Aerospike vs Redis for Incrementation of Ad Consumption

redis

#1

Hi.

I was wondering if I should use Aerospike or Redis to store data for incrementing ad consumption (Amount of budget consumed of an advertisement’s total budget).

I’m working for a company developing an ad delivery system. We have a minimum traffic of 2,000 RPS, and at peek times this number can go up to 10,000; Ad consumption should be incremented for each of these requests. We have 10~20 web servers, and a single database must store all the consumption data, which is then read and incremented from the servers concurrently.

I fear the incremented requests would cause a bottleneck at peek times if we were to use Redis, since it’s not scalable. I’m assuming if we were to choose Aerospike, we wouldn’t have this issue since we can deal with increased traffic by adding new servers.

What I want to know is:

  1. How good is Aerospike’s incrementation? Why and How does it work? ( I’ve read Aerospike’s incrementation cannot be blocked or conflicted even with multiple requests ( https://github.com/aerospike/aerospike-client-go/issues/12 ) )
  2. Are there any problems for storing and incrementing consumption if we were to use Aerospike.
  3. Are there any solutions for write (increment) block If we were to use Redis.

p.s For those with experience in developing adservers; what do you think of using Aerospike for storing ad consumption?


Write throughput on single key
#2

A specific ad should have a unique identifier in your application. That identifier would hash to a unique digest in Aerospike, its key, which is consistently hashed to a partition. There are 4096 partitions that are evenly distributed across the nodes of the cluster. When you add nodes to the cluster the partitions get automatically redistributed, but the client inside your application still knows where the record is, even if its partition is now on a different node. This is how Aerospike scales horizontally without you needing to adjust things on your application-side.

Increments are atomic operations. You do not need to read the record, increment it at your application, then write it back. The record is locked, the value in the bin you specified modified, and the record is unlocked. This is a very fast operation.

While the lock is held, other operations on that record will queue up. If the queue is exceeded you will see an error 14 Key Busy. If you see such a symptom, the size of that queue can be dynamically modified. You could also partition your key into several sub keys to spread the load, and use a batch-read to get their combined value. Finally, you could view a hot key as a signal that something malicious is happening, such as a bot hitting your ad faster than humans could. You could then use a blacklist to hold away such a device for a given time.

The storage engine will determine the speed the counter can be accessed and the rate it’s incremented. Counters are typically part of an in-memory namespace, but they can also be part of a larger record that lives on SSD. There is a third storage mode data-in-index that is ideal for cases where a counter is a record with a single integer. All 8B of the counter can fit directly in the primary index entry and require no extra storage space. This is also the fastest possible counter for you to have.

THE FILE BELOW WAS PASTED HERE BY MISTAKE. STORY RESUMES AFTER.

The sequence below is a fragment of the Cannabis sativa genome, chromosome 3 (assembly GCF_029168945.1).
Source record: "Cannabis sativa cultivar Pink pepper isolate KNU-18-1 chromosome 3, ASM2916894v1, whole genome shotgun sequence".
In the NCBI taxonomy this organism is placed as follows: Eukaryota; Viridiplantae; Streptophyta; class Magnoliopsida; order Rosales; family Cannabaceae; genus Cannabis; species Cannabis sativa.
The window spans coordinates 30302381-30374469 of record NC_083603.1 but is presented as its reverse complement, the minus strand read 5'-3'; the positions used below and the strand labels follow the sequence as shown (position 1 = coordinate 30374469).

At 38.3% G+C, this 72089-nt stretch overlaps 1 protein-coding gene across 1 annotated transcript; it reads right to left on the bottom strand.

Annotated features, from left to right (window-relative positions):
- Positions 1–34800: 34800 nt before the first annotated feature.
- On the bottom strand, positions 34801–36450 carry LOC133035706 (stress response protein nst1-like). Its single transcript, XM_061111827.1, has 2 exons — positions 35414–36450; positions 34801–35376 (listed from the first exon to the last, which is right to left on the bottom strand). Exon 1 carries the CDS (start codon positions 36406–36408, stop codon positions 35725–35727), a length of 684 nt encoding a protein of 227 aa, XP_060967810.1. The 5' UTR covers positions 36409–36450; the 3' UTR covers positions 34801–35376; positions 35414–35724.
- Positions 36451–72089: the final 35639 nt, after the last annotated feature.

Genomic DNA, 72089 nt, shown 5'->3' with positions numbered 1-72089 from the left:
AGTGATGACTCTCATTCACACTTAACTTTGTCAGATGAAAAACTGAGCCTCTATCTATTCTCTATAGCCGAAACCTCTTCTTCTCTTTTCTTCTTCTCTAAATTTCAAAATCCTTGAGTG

#3

I greatly appreciate your reply. I now understand Aerospike’s consistent hashing and automatically distributing features. Could I ask you some more questions below?


  • Do you mean I wouldn’t need to manually change sizes for the queues? (Would I not be able to manually set the queue sizes?)

  • Is the partitioning of sub keys done automatically? How would I make a sub key in actual practice? I’d like some more information.

  • Do you think it’s better to use Aerospike rather than Redis for my use case? I would love to hear your opinion.

p.s Continuously for those with experience in developing adservers; what do you think of using Aerospike for storing ad consumption?


#4
  1. Yes, you would manually change the transaction-pending-limit using asinfo or any other means of issuing an info command. You could also do it from the client you’re using in your app. This is a system-wide setting, however.

  2. No, you would model it differently. If the key was originally ‘a123’ you would split the identifier in your application to ‘a123-1’, ‘a123-2’,‘a123-3’, …, ‘a123-N’. You can now assign each appserver or each process a target of 1-N. This could be manually or (truly) random. The keys are now incremented in parallel, reducing the load on each portion. When you want to read the counter you would issue a batch-read for all the sub keys, and add them up on your application side.

  3. The majority of the adtech space does. Specifically for this use case, it depends on performance and scale. Aerospike is a real distributed database, and Redis is not. If your scale fits in a single machine then Redis is probably more than enough for you. If you see scaling in your future, you probably want to start with Aerospike, because it’ll be doing that far better. Should I choose your ice cream flavors too? :slight_smile:


#5

Perfect! That’s everything I need to know!

I’d have to try the flavors myself to ask anymore questions :wink: